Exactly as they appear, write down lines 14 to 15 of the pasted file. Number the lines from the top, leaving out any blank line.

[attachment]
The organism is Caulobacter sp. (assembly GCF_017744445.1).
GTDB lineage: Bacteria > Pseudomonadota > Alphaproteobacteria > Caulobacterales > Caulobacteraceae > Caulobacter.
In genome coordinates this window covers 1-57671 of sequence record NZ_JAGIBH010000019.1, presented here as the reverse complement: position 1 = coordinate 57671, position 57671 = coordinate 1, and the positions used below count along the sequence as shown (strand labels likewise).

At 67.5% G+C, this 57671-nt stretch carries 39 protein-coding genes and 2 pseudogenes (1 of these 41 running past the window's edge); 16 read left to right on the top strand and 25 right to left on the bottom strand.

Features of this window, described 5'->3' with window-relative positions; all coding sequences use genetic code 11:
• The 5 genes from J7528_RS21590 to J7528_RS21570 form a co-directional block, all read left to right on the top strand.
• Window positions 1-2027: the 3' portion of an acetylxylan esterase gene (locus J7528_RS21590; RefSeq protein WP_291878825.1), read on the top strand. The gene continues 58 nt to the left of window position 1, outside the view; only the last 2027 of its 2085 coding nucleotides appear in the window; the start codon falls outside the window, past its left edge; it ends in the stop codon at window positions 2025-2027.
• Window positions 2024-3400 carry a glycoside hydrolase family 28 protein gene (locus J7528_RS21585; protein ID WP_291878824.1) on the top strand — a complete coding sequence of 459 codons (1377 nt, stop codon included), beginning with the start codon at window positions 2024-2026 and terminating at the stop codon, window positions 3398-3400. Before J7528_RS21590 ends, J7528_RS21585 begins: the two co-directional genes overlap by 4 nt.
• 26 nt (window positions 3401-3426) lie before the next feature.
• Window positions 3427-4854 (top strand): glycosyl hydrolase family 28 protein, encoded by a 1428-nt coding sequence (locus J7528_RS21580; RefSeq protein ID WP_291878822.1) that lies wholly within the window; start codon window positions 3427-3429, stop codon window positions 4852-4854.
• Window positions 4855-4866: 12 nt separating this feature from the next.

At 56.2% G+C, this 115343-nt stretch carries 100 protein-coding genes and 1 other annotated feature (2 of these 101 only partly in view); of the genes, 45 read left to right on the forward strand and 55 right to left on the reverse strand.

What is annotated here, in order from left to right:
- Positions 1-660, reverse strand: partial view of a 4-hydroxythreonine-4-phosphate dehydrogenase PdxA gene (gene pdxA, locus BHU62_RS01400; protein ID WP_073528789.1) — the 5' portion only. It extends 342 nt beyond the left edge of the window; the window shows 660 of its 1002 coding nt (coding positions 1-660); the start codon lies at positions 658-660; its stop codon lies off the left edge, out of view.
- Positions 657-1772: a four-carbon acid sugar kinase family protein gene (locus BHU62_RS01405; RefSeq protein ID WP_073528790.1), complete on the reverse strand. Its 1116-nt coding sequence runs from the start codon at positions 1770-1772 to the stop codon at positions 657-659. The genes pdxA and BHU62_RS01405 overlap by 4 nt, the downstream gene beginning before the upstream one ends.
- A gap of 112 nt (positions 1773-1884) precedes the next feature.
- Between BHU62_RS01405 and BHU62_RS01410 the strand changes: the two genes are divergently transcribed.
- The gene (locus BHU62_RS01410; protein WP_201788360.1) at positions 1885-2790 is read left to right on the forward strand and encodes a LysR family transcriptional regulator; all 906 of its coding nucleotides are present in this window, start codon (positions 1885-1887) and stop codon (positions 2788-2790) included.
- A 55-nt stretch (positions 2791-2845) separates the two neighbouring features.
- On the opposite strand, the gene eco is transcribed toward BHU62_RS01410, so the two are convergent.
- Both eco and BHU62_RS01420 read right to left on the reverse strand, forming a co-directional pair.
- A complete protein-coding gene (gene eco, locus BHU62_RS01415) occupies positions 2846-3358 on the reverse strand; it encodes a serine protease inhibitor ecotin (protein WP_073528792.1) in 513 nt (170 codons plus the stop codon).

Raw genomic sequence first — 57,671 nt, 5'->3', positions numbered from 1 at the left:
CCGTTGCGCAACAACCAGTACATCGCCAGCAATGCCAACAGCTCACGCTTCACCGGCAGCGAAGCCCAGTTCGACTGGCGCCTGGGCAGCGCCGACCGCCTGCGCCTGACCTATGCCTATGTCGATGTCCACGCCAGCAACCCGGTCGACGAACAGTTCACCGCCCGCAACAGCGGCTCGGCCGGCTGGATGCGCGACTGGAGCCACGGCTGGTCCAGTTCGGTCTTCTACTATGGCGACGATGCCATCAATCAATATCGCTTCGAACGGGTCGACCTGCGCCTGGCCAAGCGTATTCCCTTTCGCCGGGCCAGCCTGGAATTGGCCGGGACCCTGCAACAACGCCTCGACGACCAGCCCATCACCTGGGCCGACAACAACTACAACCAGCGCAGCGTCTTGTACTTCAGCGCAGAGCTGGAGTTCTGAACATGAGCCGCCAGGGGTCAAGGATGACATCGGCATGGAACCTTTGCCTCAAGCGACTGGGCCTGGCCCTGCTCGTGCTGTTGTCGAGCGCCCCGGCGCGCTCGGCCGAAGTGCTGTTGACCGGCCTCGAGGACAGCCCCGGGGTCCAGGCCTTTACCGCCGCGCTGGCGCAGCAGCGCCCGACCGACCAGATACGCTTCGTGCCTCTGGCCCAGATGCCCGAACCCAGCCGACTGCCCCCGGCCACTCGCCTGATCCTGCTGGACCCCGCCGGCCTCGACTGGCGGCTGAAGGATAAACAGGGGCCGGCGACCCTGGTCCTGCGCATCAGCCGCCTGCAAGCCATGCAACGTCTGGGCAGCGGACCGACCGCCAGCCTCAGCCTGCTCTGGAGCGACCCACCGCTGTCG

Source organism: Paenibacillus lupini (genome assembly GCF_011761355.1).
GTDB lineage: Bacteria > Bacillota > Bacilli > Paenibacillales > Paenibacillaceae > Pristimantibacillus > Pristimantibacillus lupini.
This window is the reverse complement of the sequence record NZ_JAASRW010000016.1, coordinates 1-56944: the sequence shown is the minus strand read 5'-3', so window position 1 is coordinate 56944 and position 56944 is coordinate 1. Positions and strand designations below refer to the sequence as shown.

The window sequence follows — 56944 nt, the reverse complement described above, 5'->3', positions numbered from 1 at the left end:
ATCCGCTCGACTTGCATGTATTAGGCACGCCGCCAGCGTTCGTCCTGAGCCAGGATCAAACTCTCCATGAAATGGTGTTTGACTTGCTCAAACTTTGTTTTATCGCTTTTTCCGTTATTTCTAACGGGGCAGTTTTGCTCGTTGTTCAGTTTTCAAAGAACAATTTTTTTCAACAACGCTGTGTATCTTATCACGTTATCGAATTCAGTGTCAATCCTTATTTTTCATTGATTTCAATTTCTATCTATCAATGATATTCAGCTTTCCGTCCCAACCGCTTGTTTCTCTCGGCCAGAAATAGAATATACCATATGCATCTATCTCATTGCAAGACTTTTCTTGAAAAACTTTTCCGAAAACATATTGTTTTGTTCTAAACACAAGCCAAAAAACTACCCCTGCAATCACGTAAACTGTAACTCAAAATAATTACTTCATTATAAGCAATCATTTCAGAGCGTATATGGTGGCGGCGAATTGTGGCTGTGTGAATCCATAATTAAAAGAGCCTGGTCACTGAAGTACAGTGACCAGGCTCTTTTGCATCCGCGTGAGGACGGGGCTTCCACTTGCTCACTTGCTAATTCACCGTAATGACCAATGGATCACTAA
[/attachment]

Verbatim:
- Positions 1-660, reverse strand: partial view of a 4-hydroxythreonine-4-phosphate dehydrogenase PdxA gene (gene pdxA, locus BHU62_RS01400; protein ID WP_073528789.1) — the 5' portion only. It extends 342 nt beyond the left edge of the window; the window shows 660 of its 1002 coding nt (coding positions 1-660); the start codon lies at positions 658-660; its stop codon lies off the left edge, out of view.
- Positions 657-1772: a four-carbon acid sugar kinase family protein gene (locus BHU62_RS01405; RefSeq protein ID WP_073528790.1), complete on the reverse strand. Its 1116-nt coding sequence runs from the start codon at positions 1770-1772 to the stop codon at positions 657-659. The genes pdxA and BHU62_RS01405 overlap by 4 nt, the downstream gene beginning before the upstream one ends.